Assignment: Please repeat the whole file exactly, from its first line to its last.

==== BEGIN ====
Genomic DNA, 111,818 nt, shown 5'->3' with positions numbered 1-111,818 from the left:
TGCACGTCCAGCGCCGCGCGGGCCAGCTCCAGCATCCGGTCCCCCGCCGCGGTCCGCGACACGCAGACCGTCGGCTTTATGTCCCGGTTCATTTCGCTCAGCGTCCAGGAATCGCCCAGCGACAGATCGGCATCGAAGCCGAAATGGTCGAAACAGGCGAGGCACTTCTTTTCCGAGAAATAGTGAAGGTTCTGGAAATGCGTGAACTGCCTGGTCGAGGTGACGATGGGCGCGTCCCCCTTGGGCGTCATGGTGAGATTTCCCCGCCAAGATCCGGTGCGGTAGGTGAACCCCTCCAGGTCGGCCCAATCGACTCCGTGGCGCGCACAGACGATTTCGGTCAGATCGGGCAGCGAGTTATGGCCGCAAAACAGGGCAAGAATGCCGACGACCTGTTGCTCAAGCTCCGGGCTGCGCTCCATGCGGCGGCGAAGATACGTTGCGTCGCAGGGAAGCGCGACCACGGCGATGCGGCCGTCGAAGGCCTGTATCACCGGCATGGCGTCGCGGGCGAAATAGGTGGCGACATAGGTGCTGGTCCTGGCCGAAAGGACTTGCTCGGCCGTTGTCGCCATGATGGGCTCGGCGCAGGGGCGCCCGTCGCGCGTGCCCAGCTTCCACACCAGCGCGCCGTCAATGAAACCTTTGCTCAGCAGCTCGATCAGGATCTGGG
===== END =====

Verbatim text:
Genomic DNA, 111,818 nt, shown 5'->3' with positions numbered 1-111,818 from the left:
TGCACGTCCAGCGCCGCGCGGGCCAGCTCCAGCATCCGGTCCCCCGCCGCGGTCCGCGACACGCAGACCGTCGGCTTTATGTCCCGGTTCATTTCGCTCAGCGTCCAGGAATCGCCCAGCGACAGATCGGCATCGAAGCCGAAATGGTCGAAACAGGCGAGGCACTTCTTTTCCGAGAAATAGTGAAGGTTCTGGAAATGCGTGAACTGCCTGGTCGAGGTGACGATGGGCGCGTCCCCCTTGGGCGTCATGGTGAGATTTCCCCGCCAAGATCCGGTGCGGTAGGTGAACCCCTCCAGGTCGGCCCAATCGACTCCGTGGCGCGCACAGACGATTTCGGTCAGATCGGGCAGCGAGTTATGGCCGCAAAACAGGGCAAGAATGCCGACGACCTGTTGCTCAAGCTCCGGGCTGCGCTCCATGCGGCGGCGAAGATACGTTGCGTCGCAGGGAAGCGCGACCACGGCGATGCGGCCGTCGAAGGCCTGTATCACCGGCATGGCGTCGCGGGCGAAATAGGTGGCGACATAGGTGCTGGTCCTGGCCGAAAGGACTTGCTCGGCCGTTGTCGCCATGATGGGCTCGGCGCAGGGGCGCCCGTCGCGCGTGCCCAGCTTCCACACCAGCGCGCCGTCAATGAAACCTTTGCTCAGCAGCTCGATCAGGATCTGGG